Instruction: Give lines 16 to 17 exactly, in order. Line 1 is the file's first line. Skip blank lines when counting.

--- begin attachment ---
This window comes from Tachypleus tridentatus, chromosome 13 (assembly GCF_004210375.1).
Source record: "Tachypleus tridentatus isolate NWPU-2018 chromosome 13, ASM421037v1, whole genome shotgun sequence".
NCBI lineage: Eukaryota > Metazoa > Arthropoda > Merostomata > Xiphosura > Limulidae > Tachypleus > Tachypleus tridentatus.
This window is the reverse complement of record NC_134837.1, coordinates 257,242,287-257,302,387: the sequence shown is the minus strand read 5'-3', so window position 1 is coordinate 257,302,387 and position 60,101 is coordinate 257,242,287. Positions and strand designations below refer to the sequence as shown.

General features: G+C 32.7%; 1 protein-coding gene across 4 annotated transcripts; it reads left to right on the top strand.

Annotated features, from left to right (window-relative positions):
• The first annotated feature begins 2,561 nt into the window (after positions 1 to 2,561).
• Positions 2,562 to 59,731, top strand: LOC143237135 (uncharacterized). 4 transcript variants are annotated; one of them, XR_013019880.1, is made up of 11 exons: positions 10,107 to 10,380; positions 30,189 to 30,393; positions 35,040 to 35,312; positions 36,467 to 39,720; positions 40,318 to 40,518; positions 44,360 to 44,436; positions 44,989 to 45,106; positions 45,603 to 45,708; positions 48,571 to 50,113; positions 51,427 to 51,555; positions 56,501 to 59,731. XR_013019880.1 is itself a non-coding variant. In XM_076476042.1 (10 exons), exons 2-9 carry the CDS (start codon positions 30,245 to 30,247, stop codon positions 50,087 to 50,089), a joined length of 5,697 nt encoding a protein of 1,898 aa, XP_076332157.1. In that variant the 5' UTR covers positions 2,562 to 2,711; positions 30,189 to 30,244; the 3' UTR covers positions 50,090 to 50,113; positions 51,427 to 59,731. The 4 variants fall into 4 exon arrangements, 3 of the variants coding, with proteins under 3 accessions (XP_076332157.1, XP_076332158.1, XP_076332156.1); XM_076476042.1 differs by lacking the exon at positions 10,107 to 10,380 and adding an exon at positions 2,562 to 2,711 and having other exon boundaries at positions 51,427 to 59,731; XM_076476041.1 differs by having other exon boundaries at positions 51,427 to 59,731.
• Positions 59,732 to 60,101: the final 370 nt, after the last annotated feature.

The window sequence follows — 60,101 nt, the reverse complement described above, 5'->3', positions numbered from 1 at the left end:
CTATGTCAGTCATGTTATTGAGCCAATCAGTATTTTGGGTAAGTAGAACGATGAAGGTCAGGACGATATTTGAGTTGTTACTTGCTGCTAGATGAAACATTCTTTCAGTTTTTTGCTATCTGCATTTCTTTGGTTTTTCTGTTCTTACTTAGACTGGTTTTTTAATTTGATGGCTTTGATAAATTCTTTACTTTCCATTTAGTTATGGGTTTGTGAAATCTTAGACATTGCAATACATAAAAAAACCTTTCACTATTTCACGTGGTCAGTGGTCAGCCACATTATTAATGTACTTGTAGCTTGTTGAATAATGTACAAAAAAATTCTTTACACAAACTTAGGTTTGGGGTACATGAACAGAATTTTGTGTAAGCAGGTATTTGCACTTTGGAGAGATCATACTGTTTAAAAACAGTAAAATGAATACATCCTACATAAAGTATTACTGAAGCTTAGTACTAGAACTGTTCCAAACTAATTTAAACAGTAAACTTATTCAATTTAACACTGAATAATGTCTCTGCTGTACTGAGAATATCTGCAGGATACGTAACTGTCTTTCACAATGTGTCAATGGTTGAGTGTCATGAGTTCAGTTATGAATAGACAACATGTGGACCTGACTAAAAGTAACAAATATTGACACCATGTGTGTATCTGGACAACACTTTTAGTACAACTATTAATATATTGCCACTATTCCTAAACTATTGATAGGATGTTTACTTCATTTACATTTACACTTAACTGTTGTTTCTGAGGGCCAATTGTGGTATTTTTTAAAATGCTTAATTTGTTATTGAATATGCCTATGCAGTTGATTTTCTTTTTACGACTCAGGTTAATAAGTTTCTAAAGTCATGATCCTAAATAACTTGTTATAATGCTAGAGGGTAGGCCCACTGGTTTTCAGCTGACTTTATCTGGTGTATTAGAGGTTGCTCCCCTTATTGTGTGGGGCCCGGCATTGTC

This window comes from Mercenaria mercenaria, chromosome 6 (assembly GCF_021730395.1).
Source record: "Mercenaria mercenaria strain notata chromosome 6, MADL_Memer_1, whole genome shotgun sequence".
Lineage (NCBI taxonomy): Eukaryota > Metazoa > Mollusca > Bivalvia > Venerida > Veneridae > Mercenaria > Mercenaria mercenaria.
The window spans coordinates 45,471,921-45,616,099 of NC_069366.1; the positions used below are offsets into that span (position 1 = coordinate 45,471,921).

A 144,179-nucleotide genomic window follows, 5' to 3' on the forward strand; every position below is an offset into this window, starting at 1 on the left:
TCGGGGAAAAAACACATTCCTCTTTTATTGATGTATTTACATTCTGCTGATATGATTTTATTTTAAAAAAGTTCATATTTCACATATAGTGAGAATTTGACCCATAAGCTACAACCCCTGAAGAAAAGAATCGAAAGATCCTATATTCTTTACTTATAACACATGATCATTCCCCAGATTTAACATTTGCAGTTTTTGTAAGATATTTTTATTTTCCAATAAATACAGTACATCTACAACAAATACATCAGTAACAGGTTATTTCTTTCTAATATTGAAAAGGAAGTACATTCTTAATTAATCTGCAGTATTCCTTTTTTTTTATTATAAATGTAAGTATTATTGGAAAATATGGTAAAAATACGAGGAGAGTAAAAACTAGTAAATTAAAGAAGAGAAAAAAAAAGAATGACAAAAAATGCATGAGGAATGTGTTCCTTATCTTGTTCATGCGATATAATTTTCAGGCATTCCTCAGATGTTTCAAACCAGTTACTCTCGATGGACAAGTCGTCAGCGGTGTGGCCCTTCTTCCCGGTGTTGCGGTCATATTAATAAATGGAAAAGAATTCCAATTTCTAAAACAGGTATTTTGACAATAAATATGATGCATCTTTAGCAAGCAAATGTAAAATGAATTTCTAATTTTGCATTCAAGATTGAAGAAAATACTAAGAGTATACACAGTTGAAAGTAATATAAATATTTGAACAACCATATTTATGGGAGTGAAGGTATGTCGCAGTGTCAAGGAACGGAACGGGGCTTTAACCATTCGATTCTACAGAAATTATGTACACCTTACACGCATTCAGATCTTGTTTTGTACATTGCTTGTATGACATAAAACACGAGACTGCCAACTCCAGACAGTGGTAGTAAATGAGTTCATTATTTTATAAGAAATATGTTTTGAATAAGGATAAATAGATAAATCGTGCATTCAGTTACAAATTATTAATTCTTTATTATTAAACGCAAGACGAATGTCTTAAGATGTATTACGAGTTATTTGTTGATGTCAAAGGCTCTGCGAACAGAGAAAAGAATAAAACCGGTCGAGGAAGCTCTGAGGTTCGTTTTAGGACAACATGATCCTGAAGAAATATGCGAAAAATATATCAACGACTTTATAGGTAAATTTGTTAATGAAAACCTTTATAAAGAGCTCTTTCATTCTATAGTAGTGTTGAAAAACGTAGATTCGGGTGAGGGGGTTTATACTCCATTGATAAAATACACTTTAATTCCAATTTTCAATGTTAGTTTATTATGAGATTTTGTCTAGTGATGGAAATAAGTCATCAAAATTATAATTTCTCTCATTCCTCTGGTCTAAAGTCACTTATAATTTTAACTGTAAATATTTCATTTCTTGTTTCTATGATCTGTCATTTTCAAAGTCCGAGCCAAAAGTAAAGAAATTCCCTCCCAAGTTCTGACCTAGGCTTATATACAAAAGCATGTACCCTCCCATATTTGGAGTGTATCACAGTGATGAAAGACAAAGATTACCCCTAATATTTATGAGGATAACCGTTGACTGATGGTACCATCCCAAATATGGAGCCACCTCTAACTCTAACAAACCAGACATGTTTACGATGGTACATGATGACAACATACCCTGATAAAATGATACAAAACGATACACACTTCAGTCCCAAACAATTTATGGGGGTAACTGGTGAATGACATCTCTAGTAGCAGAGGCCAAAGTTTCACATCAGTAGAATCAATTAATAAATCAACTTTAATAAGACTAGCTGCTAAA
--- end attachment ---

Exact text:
A 144,179-nucleotide genomic window follows, 5' to 3' on the forward strand; every position below is an offset into this window, starting at 1 on the left:
TCGGGGAAAAAACACATTCCTCTTTTATTGATGTATTTACATTCTGCTGATATGATTTTATTTTAAAAAAGTTCATATTTCACATATAGTGAGAATTTGACCCATAAGCTACAACCCCTGAAGAAAAGAATCGAAAGATCCTATATTCTTTACTTATAACACATGATCATTCCCCAGATTTAACATTTGCAGTTTTTGTAAGATATTTTTATTTTCCAATAAATACAGTACATCTACAACAAATACATCAGTAACAGGTTATTTCTTTCTAATATTGAAAAGGAAGTACATTCTTAATTAATCTGCAGTATTCCTTTTTTTTTATTATAAATGTAAGTATTATTGGAAAATATGGTAAAAATACGAGGAGAGTAAAAACTAGTAAATTAAAGAAGAGAAAAAAAAAGAATGACAAAAAATGCATGAGGAATGTGTTCCTTATCTTGTTCATGCGATATAATTTTCAGGCATTCCTCAGATGTTTCAAACCAGTTACTCTCGATGGACAAGTCGTCAGCGGTGTGGCCCTTCTTCCCGGTGTTGCGGTCATATTAATAAATGGAAAAGAATTCCAATTTCTAAAACAGGTATTTTGACAATAAATATGATGCATCTTTAGCAAGCAAATGTAAAATGAATTTCTAATTTTGCATTCAAGATTGAAGAAAATACTAAGAGTATACACAGTTGAAAGTAATATAAATATTTGAACAACCATATTTATGGGAGTGAAGGTATGTCGCAGTGTCAAGGAACGGAACGGGGCTTTAACCATTCGATTCTACAGAAATTATGTACACCTTACACGCATTCAGATCTTGTTTTGTACATTGCTTGTATGACATAAAACACGAGACTGCCAACTCCAGACAGTGGTAGTAAATGAGTTCATTATTTTATAAGAAATATGTTTTGAATAAGGATAAATAGATAAATCGTGCATTCAGTTACAAATTATTAATTCTTTATTATTAAACGCAAGACGAATGTCTTAAGATGTATTACGAGTTATTTGTTGATGTCAAAGGCTCTGCGAACAGAGAAAAGAATAAAACCGGTCGAGGAAGCTCTGAGGTTCGTTTTAGGACAACATGATCCTGAAGAAATATGCGAAAAATATATCAACGACTTTATAGGTAAATTTGTTAATGAAAACCTTTATAAAGAGCTCTTTCATTCTATAGTAGTGTTGAAAAACGTAGATTCGGGTGAGGGGGTTTATACTCCATTGATAAAATACACTTTAATTCCAATTTTCAATGTTAGTTTATTATGAGATTTTGTCTAGTGATGGAAATAAGTCATCAAAATTATAATTTCTCTCATTCCTCTGGTCTAAAGTCACTTATAATTTTAACTGTAAATATTTCATTTCTTGTTTCTATGATCTGTCATTTTCAAAGTCCGAGCCAAAAGTAAAGAAATTCCCTCCCAAGTTCTGACCTAGGCTTATATACAAAAGCATGTACCCTCCCATATTTGGAGTGTATCACAGTGATGAAAGACAAAGATTACCCCTAATATTTATGAGGATAACCGTTGACTGATGGTACCATCCCAAATATGGAGCCACCTCTAACTCTAACAAACCAGACATGTTTACGATGGTACATGATGACAACATACCCTGATAAAATGATACAAAACGATACACACTTCAGTCCCAAACAATTTATGGGGGTAACTGGTGAATGACATCTCTAGTAGCAGAGGCCAAAGTTTCACATCAGTAGAATCAATTAATAAATCAACTTTAATAAGACTAGCTGCTAAA